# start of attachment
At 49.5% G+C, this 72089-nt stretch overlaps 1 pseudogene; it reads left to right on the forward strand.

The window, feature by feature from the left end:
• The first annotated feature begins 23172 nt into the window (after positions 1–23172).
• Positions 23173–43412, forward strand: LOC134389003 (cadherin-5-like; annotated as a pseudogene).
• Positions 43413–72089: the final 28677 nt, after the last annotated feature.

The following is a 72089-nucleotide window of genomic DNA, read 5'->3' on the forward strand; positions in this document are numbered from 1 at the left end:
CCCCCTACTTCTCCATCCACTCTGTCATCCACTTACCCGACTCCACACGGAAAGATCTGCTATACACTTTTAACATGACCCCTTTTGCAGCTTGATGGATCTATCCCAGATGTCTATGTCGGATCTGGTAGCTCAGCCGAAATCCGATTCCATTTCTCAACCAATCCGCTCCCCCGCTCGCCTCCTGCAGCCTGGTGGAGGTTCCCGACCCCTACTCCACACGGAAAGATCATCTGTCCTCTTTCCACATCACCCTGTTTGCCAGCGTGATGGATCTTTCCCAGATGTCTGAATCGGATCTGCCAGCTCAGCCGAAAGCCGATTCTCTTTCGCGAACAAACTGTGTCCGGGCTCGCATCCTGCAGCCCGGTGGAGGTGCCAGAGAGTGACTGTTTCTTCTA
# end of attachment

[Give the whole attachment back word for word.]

At 49.5% G+C, this 72089-nt stretch overlaps 1 pseudogene; it reads left to right on the forward strand.

The window, feature by feature from the left end:
• The first annotated feature begins 23172 nt into the window (after positions 1–23172).
• Positions 23173–43412, forward strand: LOC134389003 (cadherin-5-like; annotated as a pseudogene).
• Positions 43413–72089: the final 28677 nt, after the last annotated feature.

The following is a 72089-nucleotide window of genomic DNA, read 5'->3' on the forward strand; positions in this document are numbered from 1 at the left end:
CCCCCTACTTCTCCATCCACTCTGTCATCCACTTACCCGACTCCACACGGAAAGATCTGCTATACACTTTTAACATGACCCCTTTTGCAGCTTGATGGATCTATCCCAGATGTCTATGTCGGATCTGGTAGCTCAGCCGAAATCCGATTCCATTTCTCAACCAATCCGCTCCCCCGCTCGCCTCCTGCAGCCTGGTGGAGGTTCCCGACCCCTACTCCACACGGAAAGATCATCTGTCCTCTTTCCACATCACCCTGTTTGCCAGCGTGATGGATCTTTCCCAGATGTCTGAATCGGATCTGCCAGCTCAGCCGAAAGCCGATTCTCTTTCGCGAACAAACTGTGTCCGGGCTCGCATCCTGCAGCCCGGTGGAGGTGCCAGAGAGTGACTGTTTCTTCTA